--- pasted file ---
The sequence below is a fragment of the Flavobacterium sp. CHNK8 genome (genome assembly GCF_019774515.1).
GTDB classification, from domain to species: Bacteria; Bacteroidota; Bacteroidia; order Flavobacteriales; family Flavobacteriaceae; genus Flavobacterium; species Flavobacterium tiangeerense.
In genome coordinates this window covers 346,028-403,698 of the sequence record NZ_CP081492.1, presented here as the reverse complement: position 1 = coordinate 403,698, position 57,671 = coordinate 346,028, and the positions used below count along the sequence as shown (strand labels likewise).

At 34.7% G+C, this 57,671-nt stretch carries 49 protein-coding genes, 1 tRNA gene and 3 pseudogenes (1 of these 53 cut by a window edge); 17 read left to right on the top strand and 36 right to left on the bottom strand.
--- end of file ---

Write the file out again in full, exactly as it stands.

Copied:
The sequence below is a fragment of the Flavobacterium sp. CHNK8 genome (genome assembly GCF_019774515.1).
GTDB classification, from domain to species: Bacteria; Bacteroidota; Bacteroidia; order Flavobacteriales; family Flavobacteriaceae; genus Flavobacterium; species Flavobacterium tiangeerense.
In genome coordinates this window covers 346,028-403,698 of the sequence record NZ_CP081492.1, presented here as the reverse complement: position 1 = coordinate 403,698, position 57,671 = coordinate 346,028, and the positions used below count along the sequence as shown (strand labels likewise).

At 34.7% G+C, this 57,671-nt stretch carries 49 protein-coding genes, 1 tRNA gene and 3 pseudogenes (1 of these 53 cut by a window edge); 17 read left to right on the top strand and 36 right to left on the bottom strand.